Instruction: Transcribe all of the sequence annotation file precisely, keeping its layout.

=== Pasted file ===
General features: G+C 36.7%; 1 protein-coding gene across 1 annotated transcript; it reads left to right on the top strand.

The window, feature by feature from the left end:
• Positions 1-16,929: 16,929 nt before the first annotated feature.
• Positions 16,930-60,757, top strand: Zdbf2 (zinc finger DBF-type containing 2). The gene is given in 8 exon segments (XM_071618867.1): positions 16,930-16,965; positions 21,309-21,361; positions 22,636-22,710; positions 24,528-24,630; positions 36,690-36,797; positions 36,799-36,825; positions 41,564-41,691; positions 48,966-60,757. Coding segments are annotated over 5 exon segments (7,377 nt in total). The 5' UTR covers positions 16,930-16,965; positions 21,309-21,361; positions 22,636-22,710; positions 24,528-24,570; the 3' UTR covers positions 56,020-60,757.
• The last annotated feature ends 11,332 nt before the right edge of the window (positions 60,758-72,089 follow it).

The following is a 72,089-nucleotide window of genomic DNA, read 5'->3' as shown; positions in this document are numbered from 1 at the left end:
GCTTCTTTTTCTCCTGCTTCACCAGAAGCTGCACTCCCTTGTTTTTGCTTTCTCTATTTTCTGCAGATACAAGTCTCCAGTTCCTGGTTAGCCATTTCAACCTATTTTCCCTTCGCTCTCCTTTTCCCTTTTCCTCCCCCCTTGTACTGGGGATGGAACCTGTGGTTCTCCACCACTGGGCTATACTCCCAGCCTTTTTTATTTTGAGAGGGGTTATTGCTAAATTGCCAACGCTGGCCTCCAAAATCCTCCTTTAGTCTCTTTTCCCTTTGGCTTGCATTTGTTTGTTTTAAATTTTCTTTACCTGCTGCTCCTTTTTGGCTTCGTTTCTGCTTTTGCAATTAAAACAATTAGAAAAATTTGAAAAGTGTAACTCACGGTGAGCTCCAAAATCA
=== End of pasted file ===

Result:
General features: G+C 36.7%; 1 protein-coding gene across 1 annotated transcript; it reads left to right on the top strand.

The window, feature by feature from the left end:
• Positions 1-16,929: 16,929 nt before the first annotated feature.
• Positions 16,930-60,757, top strand: Zdbf2 (zinc finger DBF-type containing 2). The gene is given in 8 exon segments (XM_071618867.1): positions 16,930-16,965; positions 21,309-21,361; positions 22,636-22,710; positions 24,528-24,630; positions 36,690-36,797; positions 36,799-36,825; positions 41,564-41,691; positions 48,966-60,757. Coding segments are annotated over 5 exon segments (7,377 nt in total). The 5' UTR covers positions 16,930-16,965; positions 21,309-21,361; positions 22,636-22,710; positions 24,528-24,570; the 3' UTR covers positions 56,020-60,757.
• The last annotated feature ends 11,332 nt before the right edge of the window (positions 60,758-72,089 follow it).

The following is a 72,089-nucleotide window of genomic DNA, read 5'->3' as shown; positions in this document are numbered from 1 at the left end:
GCTTCTTTTTCTCCTGCTTCACCAGAAGCTGCACTCCCTTGTTTTTGCTTTCTCTATTTTCTGCAGATACAAGTCTCCAGTTCCTGGTTAGCCATTTCAACCTATTTTCCCTTCGCTCTCCTTTTCCCTTTTCCTCCCCCCTTGTACTGGGGATGGAACCTGTGGTTCTCCACCACTGGGCTATACTCCCAGCCTTTTTTATTTTGAGAGGGGTTATTGCTAAATTGCCAACGCTGGCCTCCAAAATCCTCCTTTAGTCTCTTTTCCCTTTGGCTTGCATTTGTTTGTTTTAAATTTTCTTTACCTGCTGCTCCTTTTTGGCTTCGTTTCTGCTTTTGCAATTAAAACAATTAGAAAAATTTGAAAAGTGTAACTCACGGTGAGCTCCAAAATCA